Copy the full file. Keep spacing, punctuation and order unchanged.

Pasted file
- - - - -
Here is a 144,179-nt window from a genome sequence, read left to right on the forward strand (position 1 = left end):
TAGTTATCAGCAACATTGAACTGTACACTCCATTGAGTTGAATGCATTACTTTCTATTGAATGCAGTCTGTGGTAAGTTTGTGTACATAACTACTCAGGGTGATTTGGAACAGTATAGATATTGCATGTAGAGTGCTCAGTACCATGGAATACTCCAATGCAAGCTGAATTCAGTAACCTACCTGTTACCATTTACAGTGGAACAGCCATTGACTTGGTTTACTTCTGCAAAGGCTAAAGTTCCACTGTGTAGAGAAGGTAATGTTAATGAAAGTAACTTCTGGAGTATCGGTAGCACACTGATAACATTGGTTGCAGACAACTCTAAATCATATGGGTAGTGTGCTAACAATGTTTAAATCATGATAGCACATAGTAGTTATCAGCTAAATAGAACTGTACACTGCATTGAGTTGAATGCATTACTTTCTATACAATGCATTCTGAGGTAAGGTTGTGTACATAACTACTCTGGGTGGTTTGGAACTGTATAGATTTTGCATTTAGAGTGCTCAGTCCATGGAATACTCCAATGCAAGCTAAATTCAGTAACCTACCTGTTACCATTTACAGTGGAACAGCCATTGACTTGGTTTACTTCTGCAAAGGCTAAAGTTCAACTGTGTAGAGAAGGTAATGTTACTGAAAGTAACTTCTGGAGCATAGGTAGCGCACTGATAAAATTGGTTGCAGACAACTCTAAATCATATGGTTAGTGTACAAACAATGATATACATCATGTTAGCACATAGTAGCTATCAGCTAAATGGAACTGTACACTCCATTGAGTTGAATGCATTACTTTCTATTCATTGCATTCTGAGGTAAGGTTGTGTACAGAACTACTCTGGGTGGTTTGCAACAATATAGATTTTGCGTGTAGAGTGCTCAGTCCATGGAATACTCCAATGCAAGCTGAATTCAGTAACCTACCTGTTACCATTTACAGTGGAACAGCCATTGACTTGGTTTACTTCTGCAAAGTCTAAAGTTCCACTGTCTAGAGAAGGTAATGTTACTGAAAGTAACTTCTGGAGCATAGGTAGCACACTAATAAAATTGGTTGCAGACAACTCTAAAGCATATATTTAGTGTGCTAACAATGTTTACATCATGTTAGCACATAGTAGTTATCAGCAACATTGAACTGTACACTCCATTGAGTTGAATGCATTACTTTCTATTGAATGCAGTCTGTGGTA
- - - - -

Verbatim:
Here is a 144,179-nt window from a genome sequence, read left to right on the forward strand (position 1 = left end):
TAGTTATCAGCAACATTGAACTGTACACTCCATTGAGTTGAATGCATTACTTTCTATTGAATGCAGTCTGTGGTAAGTTTGTGTACATAACTACTCAGGGTGATTTGGAACAGTATAGATATTGCATGTAGAGTGCTCAGTACCATGGAATACTCCAATGCAAGCTGAATTCAGTAACCTACCTGTTACCATTTACAGTGGAACAGCCATTGACTTGGTTTACTTCTGCAAAGGCTAAAGTTCCACTGTGTAGAGAAGGTAATGTTAATGAAAGTAACTTCTGGAGTATCGGTAGCACACTGATAACATTGGTTGCAGACAACTCTAAATCATATGGGTAGTGTGCTAACAATGTTTAAATCATGATAGCACATAGTAGTTATCAGCTAAATAGAACTGTACACTGCATTGAGTTGAATGCATTACTTTCTATACAATGCATTCTGAGGTAAGGTTGTGTACATAACTACTCTGGGTGGTTTGGAACTGTATAGATTTTGCATTTAGAGTGCTCAGTCCATGGAATACTCCAATGCAAGCTAAATTCAGTAACCTACCTGTTACCATTTACAGTGGAACAGCCATTGACTTGGTTTACTTCTGCAAAGGCTAAAGTTCAACTGTGTAGAGAAGGTAATGTTACTGAAAGTAACTTCTGGAGCATAGGTAGCGCACTGATAAAATTGGTTGCAGACAACTCTAAATCATATGGTTAGTGTACAAACAATGATATACATCATGTTAGCACATAGTAGCTATCAGCTAAATGGAACTGTACACTCCATTGAGTTGAATGCATTACTTTCTATTCATTGCATTCTGAGGTAAGGTTGTGTACAGAACTACTCTGGGTGGTTTGCAACAATATAGATTTTGCGTGTAGAGTGCTCAGTCCATGGAATACTCCAATGCAAGCTGAATTCAGTAACCTACCTGTTACCATTTACAGTGGAACAGCCATTGACTTGGTTTACTTCTGCAAAGTCTAAAGTTCCACTGTCTAGAGAAGGTAATGTTACTGAAAGTAACTTCTGGAGCATAGGTAGCACACTAATAAAATTGGTTGCAGACAACTCTAAAGCATATATTTAGTGTGCTAACAATGTTTACATCATGTTAGCACATAGTAGTTATCAGCAACATTGAACTGTACACTCCATTGAGTTGAATGCATTACTTTCTATTGAATGCAGTCTGTGGTA